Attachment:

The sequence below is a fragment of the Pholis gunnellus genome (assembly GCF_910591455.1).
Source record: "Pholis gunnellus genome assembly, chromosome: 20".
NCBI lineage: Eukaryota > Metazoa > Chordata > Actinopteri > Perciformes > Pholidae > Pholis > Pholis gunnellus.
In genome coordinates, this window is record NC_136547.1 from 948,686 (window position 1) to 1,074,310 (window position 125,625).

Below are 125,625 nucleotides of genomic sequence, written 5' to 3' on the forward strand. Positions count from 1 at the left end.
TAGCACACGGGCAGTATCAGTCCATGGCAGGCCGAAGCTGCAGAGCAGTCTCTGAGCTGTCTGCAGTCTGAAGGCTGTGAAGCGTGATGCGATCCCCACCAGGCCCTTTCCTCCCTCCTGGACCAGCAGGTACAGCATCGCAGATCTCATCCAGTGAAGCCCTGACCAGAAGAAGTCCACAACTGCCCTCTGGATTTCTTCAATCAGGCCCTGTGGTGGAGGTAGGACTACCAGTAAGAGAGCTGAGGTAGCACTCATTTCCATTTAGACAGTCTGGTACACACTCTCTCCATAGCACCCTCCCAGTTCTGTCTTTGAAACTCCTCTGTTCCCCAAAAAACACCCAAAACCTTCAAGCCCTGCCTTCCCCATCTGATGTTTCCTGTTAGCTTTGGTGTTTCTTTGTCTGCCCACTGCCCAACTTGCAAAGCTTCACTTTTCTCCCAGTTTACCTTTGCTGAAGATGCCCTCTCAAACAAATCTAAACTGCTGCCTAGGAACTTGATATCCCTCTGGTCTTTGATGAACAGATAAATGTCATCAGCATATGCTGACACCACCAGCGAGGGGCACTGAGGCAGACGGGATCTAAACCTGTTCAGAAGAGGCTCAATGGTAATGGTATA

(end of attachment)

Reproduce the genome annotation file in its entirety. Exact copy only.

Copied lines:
The sequence below is a fragment of the Pholis gunnellus genome (assembly GCF_910591455.1).
Source record: "Pholis gunnellus genome assembly, chromosome: 20".
NCBI lineage: Eukaryota > Metazoa > Chordata > Actinopteri > Perciformes > Pholidae > Pholis > Pholis gunnellus.
In genome coordinates, this window is record NC_136547.1 from 948,686 (window position 1) to 1,074,310 (window position 125,625).

Below are 125,625 nucleotides of genomic sequence, written 5' to 3' on the forward strand. Positions count from 1 at the left end.
TAGCACACGGGCAGTATCAGTCCATGGCAGGCCGAAGCTGCAGAGCAGTCTCTGAGCTGTCTGCAGTCTGAAGGCTGTGAAGCGTGATGCGATCCCCACCAGGCCCTTTCCTCCCTCCTGGACCAGCAGGTACAGCATCGCAGATCTCATCCAGTGAAGCCCTGACCAGAAGAAGTCCACAACTGCCCTCTGGATTTCTTCAATCAGGCCCTGTGGTGGAGGTAGGACTACCAGTAAGAGAGCTGAGGTAGCACTCATTTCCATTTAGACAGTCTGGTACACACTCTCTCCATAGCACCCTCCCAGTTCTGTCTTTGAAACTCCTCTGTTCCCCAAAAAACACCCAAAACCTTCAAGCCCTGCCTTCCCCATCTGATGTTTCCTGTTAGCTTTGGTGTTTCTTTGTCTGCCCACTGCCCAACTTGCAAAGCTTCACTTTTCTCCCAGTTTACCTTTGCTGAAGATGCCCTCTCAAACAAATCTAAACTGCTGCCTAGGAACTTGATATCCCTCTGGTCTTTGATGAACAGATAAATGTCATCAGCATATGCTGACACCACCAGCGAGGGGCACTGAGGCAGACGGGATCTAAACCTGTTCAGAAGAGGCTCAATGGTAATGGTATA